Kinship care support doesn’t make it easier, it helps to make it possible

I got to know some of the best Kentuckians you could ever meet at last week’s public hearing on the cuts to kinship care and child care subsidies. I had the privilege of driving to Frankfort with Phyllis, a 63 year old grandmother who is stepping up to raise her 16 month and 3 year old granddaughters, both who were born addicted to cocaine. As the married mother of two girls the same age, I frequently characterize this as an “intense” time in my life – and I have a full-time partner to help with the caregiving, the chores, and the finances. And while my girls present all kinds of, how shall I say…challenging behaviors…my daughters don’t come with special health care needs. I also had a full 9 months to prepare for taking on the responsibility of being a parent. Phyllis had less than 24 hours when she got the call from the hospital.

Phyllis is doing this all on her own and at a time in her life when she thought she would be preparing for retirement. Despite having to cut back to part-time work… despite the sleepless nights…despite the frequent trips to the emergency room when her babies have trouble breathing because of the damage done to their lungs from prenatal drug exposure…despite the obvious financial concerns…Phyllis believes without a doubt that she is doing the right thing for her granddaughters. In her words, “These children need to have a foundation in order to have future.” Her eyes light up with joy when she describes the pleasure of watching her granddaughters develop a special sisterly bond with each other or hear them tell her how much they love her. Stepping up to raise these two girls is the best gift she could ever give them.

Phyllis took time off from work and made the trip to Frankfort for the public hearing last Tuesday because she is incredulous that the Beshear Administration is cutting funds for kinship care – now at a time when more grandparents and relatives than ever are stepping up to raise children in Kentucky.

Phyllis is actually one of the lucky ones because her granddaughters started participating in the Kinship Care Program before April 1, and they will be allowed to continue receiving $300/month per child. To be clear, this small amount of money doesn’t make it easier for Phyllis to raise her granddaughters. It helps to make it possible. But due to the recent cuts, no new families will be allowed to take part. This leads to a sad scenario in which more children are forced into the foster care system because their relatives simply cannot afford to take them in. Is this what we want for Kentucky?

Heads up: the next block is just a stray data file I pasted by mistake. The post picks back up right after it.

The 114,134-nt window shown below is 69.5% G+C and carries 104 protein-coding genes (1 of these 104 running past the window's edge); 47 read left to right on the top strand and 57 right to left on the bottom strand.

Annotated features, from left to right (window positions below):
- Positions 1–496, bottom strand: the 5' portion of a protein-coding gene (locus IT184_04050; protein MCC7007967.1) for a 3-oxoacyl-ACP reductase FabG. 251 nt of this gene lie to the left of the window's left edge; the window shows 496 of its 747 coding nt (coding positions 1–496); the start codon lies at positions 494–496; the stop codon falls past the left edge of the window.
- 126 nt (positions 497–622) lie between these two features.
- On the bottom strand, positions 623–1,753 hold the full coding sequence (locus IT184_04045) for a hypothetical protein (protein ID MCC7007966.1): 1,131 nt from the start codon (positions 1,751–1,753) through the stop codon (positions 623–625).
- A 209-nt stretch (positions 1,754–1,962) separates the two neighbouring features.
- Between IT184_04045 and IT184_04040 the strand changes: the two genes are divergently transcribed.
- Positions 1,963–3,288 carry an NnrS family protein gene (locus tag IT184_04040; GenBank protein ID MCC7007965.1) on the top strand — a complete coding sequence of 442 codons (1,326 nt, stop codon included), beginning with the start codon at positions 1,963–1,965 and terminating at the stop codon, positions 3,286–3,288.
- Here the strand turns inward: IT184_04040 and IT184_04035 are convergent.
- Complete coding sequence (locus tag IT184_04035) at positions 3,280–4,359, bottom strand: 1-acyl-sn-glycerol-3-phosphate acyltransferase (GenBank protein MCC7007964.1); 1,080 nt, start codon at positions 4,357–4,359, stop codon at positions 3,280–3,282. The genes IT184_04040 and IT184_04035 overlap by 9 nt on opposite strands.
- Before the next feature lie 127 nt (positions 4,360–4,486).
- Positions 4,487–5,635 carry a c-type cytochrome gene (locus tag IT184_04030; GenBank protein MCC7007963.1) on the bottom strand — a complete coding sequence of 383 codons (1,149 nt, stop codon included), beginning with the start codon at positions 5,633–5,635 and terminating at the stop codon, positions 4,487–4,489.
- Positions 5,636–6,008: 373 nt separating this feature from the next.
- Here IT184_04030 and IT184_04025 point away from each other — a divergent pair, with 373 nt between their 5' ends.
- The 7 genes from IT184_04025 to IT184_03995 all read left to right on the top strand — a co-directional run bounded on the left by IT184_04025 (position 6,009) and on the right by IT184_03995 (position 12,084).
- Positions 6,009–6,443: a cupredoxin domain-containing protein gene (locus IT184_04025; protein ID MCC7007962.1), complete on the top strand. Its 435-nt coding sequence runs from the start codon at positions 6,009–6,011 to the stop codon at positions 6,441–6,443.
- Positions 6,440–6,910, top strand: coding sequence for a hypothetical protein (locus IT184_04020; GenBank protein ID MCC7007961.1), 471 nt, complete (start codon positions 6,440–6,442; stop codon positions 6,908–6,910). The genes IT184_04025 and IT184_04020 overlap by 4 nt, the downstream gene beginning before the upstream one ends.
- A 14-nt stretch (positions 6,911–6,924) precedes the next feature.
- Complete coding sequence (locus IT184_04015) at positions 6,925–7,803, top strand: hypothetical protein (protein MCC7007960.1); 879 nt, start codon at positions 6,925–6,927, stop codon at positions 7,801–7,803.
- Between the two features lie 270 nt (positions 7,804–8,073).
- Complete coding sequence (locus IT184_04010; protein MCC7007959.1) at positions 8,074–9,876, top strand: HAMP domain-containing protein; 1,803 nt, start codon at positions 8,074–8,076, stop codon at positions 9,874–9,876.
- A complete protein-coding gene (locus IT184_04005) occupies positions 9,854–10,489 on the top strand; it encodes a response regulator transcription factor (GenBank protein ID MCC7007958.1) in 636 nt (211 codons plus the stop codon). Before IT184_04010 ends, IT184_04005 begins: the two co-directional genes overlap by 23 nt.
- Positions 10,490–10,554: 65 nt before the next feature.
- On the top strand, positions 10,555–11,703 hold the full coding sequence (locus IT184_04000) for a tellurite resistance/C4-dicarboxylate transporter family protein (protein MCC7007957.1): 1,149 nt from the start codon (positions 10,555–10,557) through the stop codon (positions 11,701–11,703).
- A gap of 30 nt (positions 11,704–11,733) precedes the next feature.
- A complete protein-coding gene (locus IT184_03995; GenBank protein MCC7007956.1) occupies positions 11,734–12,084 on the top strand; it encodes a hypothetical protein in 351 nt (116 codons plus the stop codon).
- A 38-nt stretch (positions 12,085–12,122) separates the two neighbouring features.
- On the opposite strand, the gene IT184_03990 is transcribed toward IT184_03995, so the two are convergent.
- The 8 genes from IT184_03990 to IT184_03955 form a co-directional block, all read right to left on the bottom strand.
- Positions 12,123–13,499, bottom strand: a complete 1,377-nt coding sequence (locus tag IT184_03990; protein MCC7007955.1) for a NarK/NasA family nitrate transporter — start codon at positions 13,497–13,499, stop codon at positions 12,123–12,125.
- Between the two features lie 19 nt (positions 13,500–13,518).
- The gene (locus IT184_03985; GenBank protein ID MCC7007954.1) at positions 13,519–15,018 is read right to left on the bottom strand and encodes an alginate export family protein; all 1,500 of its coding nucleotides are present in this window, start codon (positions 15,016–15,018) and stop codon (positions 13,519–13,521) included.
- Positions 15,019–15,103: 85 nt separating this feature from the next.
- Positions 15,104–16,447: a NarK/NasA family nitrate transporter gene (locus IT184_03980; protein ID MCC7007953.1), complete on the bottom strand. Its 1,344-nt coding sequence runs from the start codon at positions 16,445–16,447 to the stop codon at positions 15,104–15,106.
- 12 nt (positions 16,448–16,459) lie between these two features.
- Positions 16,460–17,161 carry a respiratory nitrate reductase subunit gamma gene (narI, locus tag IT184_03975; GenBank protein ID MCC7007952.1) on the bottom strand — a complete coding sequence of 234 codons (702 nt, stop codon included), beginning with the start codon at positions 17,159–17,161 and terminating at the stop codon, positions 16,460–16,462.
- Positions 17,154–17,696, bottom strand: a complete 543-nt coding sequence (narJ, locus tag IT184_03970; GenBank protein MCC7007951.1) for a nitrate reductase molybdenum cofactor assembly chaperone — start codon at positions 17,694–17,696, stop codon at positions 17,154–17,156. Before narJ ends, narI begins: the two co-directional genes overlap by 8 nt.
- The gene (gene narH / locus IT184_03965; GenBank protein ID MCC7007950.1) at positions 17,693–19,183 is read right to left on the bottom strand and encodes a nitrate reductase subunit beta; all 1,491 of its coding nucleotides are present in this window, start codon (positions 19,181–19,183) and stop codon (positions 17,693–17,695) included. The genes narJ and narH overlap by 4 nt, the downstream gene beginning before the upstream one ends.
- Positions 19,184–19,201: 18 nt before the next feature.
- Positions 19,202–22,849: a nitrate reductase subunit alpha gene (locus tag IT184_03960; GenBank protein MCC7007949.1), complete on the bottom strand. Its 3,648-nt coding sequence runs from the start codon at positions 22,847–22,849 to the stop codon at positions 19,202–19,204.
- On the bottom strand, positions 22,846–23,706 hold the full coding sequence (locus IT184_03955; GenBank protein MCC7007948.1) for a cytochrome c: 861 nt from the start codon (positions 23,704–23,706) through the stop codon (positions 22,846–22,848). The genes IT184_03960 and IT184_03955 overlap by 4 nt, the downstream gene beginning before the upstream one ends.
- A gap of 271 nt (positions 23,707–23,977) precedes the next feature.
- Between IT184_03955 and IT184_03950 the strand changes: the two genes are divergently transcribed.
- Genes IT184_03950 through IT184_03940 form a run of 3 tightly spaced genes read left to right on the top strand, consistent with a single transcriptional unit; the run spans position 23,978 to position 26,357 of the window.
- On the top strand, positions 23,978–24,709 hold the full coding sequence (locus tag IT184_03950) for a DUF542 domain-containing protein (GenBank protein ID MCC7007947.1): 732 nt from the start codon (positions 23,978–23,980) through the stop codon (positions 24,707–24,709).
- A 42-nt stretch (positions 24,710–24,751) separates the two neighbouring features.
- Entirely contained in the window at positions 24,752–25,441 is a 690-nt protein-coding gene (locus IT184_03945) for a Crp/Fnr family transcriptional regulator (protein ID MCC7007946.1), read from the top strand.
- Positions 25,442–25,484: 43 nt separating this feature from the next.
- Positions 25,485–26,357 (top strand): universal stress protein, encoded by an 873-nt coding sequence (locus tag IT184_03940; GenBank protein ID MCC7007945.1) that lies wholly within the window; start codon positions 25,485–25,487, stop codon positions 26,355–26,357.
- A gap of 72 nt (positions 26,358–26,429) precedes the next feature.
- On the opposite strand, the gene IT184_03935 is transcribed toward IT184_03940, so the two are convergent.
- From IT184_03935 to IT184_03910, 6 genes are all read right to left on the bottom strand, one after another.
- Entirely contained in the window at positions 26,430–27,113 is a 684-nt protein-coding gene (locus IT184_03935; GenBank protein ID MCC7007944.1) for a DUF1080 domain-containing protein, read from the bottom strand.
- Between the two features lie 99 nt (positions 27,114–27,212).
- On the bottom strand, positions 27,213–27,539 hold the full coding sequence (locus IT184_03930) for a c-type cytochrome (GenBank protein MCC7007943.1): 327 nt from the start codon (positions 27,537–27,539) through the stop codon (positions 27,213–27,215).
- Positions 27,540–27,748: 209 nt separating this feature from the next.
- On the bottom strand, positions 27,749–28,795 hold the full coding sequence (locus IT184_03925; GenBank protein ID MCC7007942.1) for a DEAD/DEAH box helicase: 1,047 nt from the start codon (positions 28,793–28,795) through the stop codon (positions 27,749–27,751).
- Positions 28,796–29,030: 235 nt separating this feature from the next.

Phyllis made the trip because she wanted to share two messages with decision makers in Frankfort:

1)      In Kentucky, family values are more than just talk. Phyllis’ granddaughters are better off with her, than with strangers, even well-intentioned strangers. Research proves this time and again.

2)      These cuts are penny-wise, pound foolish. The average foster care placement costs the state $70/day, compared to $10/day for Kinship Care. The Beshear Administration says it wants to save taxpayer dollars, but cutting support for kinship families will achieve the opposite.

Will you join Phyllis in speaking out against the cuts to the Kinship Care Program? Our state leaders need to hear from you. Tomorrow, May 31 is the final day to submit written comments to the Cabinet for Health and Family Services regarding the cuts. Click here to learn how to do so.

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